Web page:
in Revue d'économie financière Publié en 1994
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in The WTO After Seattle Sous la direction de SCHOTT Jeffrey J. Publié en 2000
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The EC should position itself as a WTO Member with a long term view of the world trade regime. Assuming responsibility for the future relevance of the world trading system is a sign of leadership. Europe implicitly assumes that future rounds of trade negotiations will follow after a successful Doha Round. Those future rounds will address the unfinished business left by (perhaps) a more modest but a “clean” Doha outcome much more easily than if they inherit a Doha package more ambitious for some products, but riddled with more distortive exceptions on many products. In short, the ECs long term strategy should be to promote a series of WTO Rounds of liberalization as a slow but nonetheless perennial “peeling of the protectionist onion”.

Trade protection costs the European Community between 6 and 7 percent of its gross domestic product, or the equivalent of the annual economic output of Spain. Continuing the Institute's series on trade protection in major countries (which already includes the United States, Japan, Korea, and China), this study by Patrick A. Messerlin is the first attempt to measure the impact of all types of protection in the European Union. Patrick A. Messerlin uses partial equilibrium methods to assess the costs to consumers and to evaluate the political economy of European protection. He also examines in detail the intricate relations between the major EC domestic policies—from the Common Agricultural Policy to the Single Market in services—and EC commercial policy. He aims to assess their dynamic evolution for the decade to come, which will be marked by the first accessions of Central European countries to the EC and by the debate on the European political union. The study provides a valuable agenda for the upcoming round of WTO negotiations and underlines their role as a support for domestic reforms that the EC should undertake for its own benefit.

in National Trade Policies : Handbook of Comparative Economic Policies Sous la direction de SALVATORE Dominick Publié en 1992
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No abstract available for this item.

in Trade, payments, and adjustments in Central and Eastern Europe : proceedings of an EBRD conference, 26-27 March 1992 Sous la direction de ROLLO J.M.C., FLEMMING John S. Publié en 1992
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in Foundations of an open economy : trade laws and institutions for Eastern Europe Sous la direction de WINTERS Leonard Alan Publié en 1995
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The G20 is at a critical juncture. Either it moves forward shaping the way of a new, more effective, global governance or it will become just another Gn where discourses and solemn declarations take the lead over action. There is nothing wrong in multiplying for where heads of states and governments meet all over the planet. At the contrary exchanges of views on common problems and the ways they are appraised in different countries may “à la longue” affect the design of national policies (...).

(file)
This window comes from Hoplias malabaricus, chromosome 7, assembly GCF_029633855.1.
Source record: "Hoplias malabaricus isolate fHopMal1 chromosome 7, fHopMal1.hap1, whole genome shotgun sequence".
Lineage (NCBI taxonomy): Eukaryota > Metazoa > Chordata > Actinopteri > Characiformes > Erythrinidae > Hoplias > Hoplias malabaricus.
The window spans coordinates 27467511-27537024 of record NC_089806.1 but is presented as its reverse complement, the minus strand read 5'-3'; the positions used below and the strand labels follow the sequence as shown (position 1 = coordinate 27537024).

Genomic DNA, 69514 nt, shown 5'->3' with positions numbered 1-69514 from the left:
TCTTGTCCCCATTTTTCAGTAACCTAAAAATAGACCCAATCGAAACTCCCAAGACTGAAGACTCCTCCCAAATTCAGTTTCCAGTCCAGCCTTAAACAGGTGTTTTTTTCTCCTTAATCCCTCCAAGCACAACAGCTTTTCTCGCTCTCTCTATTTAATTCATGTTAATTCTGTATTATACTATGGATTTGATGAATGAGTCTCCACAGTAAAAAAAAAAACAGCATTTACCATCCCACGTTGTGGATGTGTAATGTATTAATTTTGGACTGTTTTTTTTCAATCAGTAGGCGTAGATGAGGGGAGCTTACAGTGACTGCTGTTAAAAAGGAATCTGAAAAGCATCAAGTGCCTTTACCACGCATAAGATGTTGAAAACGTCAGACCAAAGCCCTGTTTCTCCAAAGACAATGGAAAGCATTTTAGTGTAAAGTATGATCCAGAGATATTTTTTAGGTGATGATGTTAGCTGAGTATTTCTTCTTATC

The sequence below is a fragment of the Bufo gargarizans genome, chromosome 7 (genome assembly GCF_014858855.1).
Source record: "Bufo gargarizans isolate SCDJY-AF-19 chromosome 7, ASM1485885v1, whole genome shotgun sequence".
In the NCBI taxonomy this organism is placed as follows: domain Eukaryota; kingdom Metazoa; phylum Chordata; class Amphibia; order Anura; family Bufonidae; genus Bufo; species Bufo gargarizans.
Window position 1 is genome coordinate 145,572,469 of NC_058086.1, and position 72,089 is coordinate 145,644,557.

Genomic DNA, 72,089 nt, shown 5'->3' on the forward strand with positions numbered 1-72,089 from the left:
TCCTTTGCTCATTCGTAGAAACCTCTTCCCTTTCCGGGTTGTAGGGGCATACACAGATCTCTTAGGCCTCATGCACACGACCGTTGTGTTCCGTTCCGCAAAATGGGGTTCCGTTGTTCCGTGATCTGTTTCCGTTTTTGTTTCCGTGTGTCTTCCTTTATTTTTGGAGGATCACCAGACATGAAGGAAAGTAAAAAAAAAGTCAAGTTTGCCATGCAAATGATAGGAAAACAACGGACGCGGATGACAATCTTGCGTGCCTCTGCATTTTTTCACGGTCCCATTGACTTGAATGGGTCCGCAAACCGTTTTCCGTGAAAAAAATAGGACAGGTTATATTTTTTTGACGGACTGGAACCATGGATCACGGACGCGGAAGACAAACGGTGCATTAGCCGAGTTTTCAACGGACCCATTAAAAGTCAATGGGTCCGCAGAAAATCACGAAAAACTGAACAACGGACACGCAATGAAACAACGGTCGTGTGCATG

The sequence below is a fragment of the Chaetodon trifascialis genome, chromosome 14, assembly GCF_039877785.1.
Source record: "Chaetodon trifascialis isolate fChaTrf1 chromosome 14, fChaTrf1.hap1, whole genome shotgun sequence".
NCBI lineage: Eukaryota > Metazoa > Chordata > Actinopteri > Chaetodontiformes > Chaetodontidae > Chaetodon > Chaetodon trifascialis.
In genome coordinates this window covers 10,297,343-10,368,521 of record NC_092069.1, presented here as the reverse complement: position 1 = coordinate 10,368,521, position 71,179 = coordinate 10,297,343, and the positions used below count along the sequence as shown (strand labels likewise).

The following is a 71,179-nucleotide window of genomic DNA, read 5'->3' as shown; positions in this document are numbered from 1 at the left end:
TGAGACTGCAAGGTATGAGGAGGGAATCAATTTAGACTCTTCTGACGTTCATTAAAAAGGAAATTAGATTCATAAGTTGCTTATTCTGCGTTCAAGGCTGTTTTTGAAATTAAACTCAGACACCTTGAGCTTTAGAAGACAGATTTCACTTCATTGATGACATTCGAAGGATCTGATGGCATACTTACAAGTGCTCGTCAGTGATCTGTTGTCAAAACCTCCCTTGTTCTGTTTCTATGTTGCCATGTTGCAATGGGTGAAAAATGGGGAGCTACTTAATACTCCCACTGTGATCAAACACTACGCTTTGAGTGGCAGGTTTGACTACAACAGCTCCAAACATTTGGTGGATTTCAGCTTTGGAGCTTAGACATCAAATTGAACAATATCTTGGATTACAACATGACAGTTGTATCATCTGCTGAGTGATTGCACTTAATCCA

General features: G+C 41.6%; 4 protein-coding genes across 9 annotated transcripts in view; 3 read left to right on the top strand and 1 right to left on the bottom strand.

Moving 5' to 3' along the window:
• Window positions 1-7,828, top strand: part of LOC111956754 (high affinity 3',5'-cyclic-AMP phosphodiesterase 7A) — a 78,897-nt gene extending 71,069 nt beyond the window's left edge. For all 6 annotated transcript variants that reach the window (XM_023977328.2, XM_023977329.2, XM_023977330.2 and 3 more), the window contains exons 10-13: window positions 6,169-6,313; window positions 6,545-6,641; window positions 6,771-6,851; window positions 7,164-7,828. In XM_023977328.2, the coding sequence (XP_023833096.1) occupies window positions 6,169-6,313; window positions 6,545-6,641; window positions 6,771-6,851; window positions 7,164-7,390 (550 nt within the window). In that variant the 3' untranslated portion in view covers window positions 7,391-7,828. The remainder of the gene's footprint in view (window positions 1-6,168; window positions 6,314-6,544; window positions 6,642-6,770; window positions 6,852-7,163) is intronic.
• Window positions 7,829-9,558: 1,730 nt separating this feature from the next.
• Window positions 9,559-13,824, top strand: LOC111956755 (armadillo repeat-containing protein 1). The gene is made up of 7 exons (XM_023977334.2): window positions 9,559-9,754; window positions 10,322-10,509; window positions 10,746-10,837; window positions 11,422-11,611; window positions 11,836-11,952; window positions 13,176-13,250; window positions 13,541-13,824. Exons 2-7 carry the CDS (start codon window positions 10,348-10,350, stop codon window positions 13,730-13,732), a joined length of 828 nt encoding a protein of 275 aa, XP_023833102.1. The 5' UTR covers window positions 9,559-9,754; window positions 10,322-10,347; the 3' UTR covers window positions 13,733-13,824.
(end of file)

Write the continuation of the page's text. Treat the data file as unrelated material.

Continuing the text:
This year the G's are meeting at a critical moment in history, at least economic and social history. They will confront the gravest economic and social crisis in almost 80 years. To paraphrase Keynes, the destiny of the world is in the hands of the members of the G's. They could act in such a way that would allow us to get out of this situation, creating a future where growth is more sustainable, friendlier to the environment, and where its fruits would be distributed in a more equitable way, both within and among countries. Otherwise, they will bear an enormous responsibility before history, that of not having done the duty which has been delegated to them by their people, despite having been in exceptional circumstances that gave them much more room for manoeuvre than they would have had in 'normal' times. That is why a group of 'experts', with no commitments other that of being citizens of the world, decided to meet to reflect on what could be done, hoping that from their reflection some useful recommendations to the powerful of this world would emerge. This group, which christened itself the Shadow GN, has been constituted under the leadership of Joseph Stiglitz and Jean-Paul Fitoussi, thanks to a partnership between Luiss and Columbia University. The group has met twice, once in New York at Columbia University on 4-5 February 2009 and once in Rome on 6-7 May 2009.

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Les essais contenus dans cette thèse utilisent des preuves empiriques pour répondre à deux questions qui sont d'une importance capitale compte tenu de notre compréhension croissante de la relation de préférences sociales et de la croissance économique et le bien-être au niveau des pays : les bases du comportement prosocial et l'impact des politiques visent à l'augmenter. Les niveaux de comportement prosocial ont souvent été pris comme une donnée fixée, or ces essais fournissent la preuve qu'ils sont susceptibles de changer à partir des interventions politiques. Étant donné qu'il y a peu d'interventions spécifiquement axées sur la confiance et la coopération, il peut y avoir une grande portée pour améliorer du bien-être en augmentant la politique axée sur cette question. C’est ce qui est démontré dans ces essais. Chapitre 1 aborde les bases du comportement pro-social en utilisant différents cadres dans les demandes d'une contribution au bien public, et montre que les informations sur la norme sociale est le facteur de motivation le plus puissant. Chapitre 2 fournit des résultats empiriques et théoriques que le comportement pro-social au niveau communautaire (en contribuant aux services publics locaux) dépend de l'efficacité attendue de ce comportement. Le chapitre 3 fournit de nouvelles résultats sur l'impact de la confiance sur le plan individuel, et montre qu'un programme de formation de l'enfance qui a augmenté la confiance (ainsi que amélioré l'attention et réduit la délinquance), a déclenché une chaîne d'événements pour améliorer les résultats à long terme en termes d’éducation, criminalité et performance économique.